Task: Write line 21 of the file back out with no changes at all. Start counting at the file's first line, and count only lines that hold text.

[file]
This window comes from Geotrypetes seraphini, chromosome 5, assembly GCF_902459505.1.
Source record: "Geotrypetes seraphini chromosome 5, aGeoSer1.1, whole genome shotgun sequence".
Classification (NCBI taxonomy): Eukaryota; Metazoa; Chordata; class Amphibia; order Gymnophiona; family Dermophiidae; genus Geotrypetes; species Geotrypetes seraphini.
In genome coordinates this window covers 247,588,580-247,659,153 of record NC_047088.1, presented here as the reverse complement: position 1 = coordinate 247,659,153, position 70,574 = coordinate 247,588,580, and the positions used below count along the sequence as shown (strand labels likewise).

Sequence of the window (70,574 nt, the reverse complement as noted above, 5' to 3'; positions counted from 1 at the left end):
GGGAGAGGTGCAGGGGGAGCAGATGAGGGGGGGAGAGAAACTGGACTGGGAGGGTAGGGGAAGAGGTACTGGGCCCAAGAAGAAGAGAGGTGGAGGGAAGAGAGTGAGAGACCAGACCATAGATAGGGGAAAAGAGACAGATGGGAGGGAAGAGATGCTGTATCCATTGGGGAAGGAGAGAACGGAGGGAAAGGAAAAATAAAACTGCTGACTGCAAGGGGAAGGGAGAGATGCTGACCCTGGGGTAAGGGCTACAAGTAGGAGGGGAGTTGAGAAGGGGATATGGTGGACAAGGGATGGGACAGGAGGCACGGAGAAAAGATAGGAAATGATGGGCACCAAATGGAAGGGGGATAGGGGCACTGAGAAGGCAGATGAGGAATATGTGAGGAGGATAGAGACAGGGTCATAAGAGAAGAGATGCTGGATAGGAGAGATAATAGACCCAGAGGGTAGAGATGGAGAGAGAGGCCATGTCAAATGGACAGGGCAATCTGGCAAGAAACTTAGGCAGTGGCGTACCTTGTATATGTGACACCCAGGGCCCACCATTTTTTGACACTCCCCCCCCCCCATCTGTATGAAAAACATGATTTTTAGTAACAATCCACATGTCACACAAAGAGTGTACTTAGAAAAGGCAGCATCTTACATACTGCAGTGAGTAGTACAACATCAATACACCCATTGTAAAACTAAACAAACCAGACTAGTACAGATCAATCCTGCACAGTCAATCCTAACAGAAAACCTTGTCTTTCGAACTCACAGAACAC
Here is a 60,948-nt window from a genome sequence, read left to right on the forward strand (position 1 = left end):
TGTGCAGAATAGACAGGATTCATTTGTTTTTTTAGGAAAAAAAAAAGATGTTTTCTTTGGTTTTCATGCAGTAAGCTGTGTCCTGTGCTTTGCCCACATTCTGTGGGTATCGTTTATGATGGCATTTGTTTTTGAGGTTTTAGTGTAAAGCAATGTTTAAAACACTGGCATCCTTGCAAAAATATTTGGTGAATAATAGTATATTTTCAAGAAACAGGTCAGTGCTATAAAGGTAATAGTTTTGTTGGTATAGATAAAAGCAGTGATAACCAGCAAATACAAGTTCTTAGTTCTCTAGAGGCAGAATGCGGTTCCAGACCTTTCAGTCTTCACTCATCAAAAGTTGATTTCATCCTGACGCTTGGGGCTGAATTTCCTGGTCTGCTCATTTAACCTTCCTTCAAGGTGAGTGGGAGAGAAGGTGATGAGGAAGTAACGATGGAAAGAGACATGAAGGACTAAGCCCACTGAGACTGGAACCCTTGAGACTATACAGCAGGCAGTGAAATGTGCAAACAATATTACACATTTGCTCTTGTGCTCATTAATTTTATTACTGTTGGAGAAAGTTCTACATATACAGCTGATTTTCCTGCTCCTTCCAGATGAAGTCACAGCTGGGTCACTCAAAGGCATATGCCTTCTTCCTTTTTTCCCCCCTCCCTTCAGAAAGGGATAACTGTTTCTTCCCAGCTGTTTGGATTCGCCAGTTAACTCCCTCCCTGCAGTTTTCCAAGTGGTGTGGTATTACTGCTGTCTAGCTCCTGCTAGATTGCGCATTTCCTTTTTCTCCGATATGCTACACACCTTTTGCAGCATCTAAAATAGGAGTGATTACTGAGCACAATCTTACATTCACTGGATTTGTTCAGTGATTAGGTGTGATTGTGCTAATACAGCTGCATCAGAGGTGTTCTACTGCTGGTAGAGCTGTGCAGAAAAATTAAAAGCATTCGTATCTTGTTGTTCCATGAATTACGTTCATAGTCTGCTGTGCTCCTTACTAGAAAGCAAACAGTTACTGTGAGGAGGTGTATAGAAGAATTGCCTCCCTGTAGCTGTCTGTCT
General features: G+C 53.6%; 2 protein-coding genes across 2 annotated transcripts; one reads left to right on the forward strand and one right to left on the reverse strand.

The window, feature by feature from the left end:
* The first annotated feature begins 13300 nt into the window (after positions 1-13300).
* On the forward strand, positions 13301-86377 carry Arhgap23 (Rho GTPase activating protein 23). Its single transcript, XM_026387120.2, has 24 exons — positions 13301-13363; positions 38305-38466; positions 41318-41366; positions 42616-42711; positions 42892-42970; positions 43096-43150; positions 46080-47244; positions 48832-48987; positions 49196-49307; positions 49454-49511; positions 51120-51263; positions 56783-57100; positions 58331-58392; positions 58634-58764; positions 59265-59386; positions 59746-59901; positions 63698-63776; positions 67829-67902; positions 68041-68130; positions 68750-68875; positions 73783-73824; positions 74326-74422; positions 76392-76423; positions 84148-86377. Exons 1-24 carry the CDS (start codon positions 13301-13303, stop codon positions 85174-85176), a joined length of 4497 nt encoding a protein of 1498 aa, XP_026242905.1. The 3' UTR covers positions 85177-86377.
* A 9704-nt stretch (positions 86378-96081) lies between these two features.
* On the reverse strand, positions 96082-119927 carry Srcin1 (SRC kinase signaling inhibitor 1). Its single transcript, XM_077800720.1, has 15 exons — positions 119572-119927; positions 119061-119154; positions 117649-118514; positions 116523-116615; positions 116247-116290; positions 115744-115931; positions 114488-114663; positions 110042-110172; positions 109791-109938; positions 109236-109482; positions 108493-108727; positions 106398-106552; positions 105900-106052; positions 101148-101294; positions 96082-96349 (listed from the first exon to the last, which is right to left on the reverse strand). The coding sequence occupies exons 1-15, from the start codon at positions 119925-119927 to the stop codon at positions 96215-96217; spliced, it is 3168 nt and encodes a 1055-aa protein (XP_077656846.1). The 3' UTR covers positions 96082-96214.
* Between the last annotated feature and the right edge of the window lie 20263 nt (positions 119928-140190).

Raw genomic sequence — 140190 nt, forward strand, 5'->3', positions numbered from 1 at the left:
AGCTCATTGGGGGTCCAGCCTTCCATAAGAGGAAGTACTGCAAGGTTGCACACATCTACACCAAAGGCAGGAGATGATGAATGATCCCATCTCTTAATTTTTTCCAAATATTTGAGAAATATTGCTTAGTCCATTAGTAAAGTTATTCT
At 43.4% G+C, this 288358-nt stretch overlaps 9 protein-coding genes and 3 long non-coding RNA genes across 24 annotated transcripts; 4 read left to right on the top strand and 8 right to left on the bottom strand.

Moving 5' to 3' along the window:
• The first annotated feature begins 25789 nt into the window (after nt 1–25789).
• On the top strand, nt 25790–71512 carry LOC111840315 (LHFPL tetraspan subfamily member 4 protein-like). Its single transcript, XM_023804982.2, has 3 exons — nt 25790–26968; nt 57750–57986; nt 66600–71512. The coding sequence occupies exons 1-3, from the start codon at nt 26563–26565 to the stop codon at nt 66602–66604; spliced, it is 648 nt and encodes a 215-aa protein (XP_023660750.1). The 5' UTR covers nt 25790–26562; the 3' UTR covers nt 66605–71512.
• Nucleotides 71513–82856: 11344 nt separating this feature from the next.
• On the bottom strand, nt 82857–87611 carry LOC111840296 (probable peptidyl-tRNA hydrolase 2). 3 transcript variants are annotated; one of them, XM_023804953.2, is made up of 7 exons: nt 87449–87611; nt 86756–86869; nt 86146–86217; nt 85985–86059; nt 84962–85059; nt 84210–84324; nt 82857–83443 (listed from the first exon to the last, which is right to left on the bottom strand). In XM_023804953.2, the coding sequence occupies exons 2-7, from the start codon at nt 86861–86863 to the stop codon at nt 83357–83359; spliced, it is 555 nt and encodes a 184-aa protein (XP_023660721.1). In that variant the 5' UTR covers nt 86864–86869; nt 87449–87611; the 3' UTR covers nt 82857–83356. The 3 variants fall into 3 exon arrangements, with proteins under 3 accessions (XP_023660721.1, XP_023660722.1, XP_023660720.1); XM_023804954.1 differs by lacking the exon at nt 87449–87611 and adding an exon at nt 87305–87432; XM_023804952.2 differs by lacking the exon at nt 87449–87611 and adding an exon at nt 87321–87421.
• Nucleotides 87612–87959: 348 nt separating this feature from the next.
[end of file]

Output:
• On the top strand, nt 25790–71512 carry LOC111840315 (LHFPL tetraspan subfamily member 4 protein-like). Its single transcript, XM_023804982.2, has 3 exons — nt 25790–26968; nt 57750–57986; nt 66600–71512. The coding sequence occupies exons 1-3, from the start codon at nt 26563–26565 to the stop codon at nt 66602–66604; spliced, it is 648 nt and encodes a 215-aa protein (XP_023660750.1). The 5' UTR covers nt 25790–26562; the 3' UTR covers nt 66605–71512.